Michael Divine

I used to just dive into a painting. I’m talking about bigger paintings. I’d have a few sketches and ideas but I’d just start laying on the paint and hope for the best. I’d always reconsider things too late in the game and think that I should have had a more solid plan. As time passed, I started making more and more complex drawings beforehand, preceding the painting with loads of conceptual work. Then I gave more and more thought to how the colors would interact and what the best way to approach it would be – do I put a background on first or start with pure white canvas and just lay the colors down or do I do a monotone painting on the white canvas and then proceed to glazing?

There’s so many different techniques and approaches to creating a painting but, ultimately, what is important is the final outcome and the feeling you want to evoke. The texture and grain of the canvas are as important as the colors. The background is going to set the whole mood. And if you decide to go with gradual glazings then you have a whole other set of variables to consider.

But before any of that – there is simply the creative process itself. All the technique in the world isn’t going to make a GREAT painting. It will make a very good and technically proficient painting but GREAT paintings are born out of something more. There are museums full of very good paintings. But GREAT paintings… they are born from inspiration and dedication and openness to the process. The trick to making a great painting is using the tools of awareness to follow the subtler aspects of our perception and our movements and momentum as artists towards their sublimely inspiring peaks.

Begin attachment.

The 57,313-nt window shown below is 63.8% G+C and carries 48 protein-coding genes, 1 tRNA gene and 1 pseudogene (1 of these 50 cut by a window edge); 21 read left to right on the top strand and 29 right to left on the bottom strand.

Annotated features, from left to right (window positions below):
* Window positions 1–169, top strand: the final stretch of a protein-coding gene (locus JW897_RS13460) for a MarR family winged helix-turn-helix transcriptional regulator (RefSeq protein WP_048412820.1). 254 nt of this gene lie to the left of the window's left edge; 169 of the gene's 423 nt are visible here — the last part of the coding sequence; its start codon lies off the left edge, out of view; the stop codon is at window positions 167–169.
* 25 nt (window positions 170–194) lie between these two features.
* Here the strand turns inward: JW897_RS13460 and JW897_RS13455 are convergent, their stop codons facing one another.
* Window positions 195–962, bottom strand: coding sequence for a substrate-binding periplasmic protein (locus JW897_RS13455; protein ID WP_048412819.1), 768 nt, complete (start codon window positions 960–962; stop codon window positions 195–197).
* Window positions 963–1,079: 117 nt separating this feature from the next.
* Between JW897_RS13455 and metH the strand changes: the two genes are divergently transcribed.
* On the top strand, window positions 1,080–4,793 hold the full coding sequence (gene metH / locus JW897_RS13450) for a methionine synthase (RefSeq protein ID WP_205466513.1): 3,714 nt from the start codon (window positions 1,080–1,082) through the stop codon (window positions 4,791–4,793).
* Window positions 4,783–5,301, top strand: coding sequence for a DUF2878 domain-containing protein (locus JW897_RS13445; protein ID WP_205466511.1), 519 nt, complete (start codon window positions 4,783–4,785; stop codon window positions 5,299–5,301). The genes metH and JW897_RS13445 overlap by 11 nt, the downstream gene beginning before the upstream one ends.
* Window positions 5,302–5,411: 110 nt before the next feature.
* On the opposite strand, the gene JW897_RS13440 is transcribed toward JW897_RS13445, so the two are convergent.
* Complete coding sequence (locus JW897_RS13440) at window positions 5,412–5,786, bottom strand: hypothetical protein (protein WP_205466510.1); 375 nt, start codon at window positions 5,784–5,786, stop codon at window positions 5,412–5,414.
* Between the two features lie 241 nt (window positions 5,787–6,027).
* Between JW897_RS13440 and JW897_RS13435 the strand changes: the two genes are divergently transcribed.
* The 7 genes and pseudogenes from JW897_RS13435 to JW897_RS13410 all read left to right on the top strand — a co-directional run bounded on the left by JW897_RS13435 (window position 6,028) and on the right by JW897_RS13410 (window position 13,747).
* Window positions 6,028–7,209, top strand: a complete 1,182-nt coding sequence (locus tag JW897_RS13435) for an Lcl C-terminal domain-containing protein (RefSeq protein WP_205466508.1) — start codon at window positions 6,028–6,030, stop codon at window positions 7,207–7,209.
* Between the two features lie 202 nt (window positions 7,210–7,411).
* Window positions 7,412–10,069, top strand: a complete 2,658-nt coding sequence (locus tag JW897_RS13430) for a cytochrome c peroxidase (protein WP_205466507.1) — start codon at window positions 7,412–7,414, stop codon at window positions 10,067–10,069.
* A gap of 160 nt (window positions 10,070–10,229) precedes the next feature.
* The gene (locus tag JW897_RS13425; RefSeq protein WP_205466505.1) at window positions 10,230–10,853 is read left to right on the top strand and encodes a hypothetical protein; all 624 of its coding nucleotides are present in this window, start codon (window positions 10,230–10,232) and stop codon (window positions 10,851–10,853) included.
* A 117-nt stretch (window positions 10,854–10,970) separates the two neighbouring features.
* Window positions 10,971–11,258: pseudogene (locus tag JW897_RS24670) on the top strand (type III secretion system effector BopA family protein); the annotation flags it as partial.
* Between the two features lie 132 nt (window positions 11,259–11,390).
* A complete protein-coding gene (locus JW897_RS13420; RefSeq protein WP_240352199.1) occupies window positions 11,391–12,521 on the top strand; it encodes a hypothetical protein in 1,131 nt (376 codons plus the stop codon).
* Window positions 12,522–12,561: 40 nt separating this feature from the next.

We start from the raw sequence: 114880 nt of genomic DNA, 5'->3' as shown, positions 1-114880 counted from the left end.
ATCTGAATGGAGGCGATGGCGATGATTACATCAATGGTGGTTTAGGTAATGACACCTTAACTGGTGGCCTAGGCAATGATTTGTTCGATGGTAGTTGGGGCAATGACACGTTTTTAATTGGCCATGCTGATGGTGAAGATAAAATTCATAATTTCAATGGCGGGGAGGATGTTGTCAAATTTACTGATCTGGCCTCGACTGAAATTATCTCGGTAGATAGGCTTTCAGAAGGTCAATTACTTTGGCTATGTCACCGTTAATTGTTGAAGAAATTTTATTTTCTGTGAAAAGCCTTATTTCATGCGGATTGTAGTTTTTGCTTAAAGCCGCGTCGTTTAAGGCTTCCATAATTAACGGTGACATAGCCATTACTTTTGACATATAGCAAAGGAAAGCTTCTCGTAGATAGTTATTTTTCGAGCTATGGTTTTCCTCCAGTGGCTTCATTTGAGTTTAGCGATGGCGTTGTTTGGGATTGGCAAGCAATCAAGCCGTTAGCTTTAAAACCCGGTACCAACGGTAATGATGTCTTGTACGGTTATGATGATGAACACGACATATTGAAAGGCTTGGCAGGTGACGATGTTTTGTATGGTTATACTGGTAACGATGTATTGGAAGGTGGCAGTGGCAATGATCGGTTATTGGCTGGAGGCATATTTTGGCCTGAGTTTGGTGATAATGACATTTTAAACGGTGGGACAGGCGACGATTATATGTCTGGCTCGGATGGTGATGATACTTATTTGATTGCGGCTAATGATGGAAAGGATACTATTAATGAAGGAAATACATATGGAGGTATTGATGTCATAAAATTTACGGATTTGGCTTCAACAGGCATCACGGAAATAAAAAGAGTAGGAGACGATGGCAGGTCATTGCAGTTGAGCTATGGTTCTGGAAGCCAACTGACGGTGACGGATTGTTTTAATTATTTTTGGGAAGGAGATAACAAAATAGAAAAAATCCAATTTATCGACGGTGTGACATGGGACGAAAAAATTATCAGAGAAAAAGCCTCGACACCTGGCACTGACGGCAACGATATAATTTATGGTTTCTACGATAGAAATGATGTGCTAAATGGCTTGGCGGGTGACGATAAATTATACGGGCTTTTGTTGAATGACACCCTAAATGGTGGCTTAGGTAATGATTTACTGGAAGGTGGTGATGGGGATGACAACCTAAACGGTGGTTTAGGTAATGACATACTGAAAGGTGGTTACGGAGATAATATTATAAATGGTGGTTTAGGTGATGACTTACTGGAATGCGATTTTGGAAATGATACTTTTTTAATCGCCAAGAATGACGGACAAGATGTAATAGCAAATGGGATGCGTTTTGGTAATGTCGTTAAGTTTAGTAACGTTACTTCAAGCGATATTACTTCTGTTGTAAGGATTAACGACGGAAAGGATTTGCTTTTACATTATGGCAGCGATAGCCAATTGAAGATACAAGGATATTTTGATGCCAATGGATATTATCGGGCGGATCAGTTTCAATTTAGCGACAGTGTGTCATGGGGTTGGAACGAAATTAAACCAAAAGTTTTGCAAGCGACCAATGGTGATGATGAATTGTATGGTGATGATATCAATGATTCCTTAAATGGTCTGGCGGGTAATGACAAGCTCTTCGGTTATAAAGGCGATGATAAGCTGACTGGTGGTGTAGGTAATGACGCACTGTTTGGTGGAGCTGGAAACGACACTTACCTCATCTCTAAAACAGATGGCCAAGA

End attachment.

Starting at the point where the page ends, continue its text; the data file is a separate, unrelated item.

So head to your sketchbook and be furious about it. Be passionate. And be patient.

When you have reached that place – when you have that drawing – whether sketched with intentional intensity or simply as an offhand remark that turns out to carry the weight of the world – when you have it and are happy with it – then turn to the canvas and consider… what is the best process to turn this drawing into a painting? What does it need? What does it want?

Look at other paintings by other artists. Don’t be cloistered about your approach. Look at ALL artists. Consider ALL approaches. EVERYTHING is valid but don’t get lost in possibilities. Eventually – you need to get started.

So do it. Make it. Make beautiful art.

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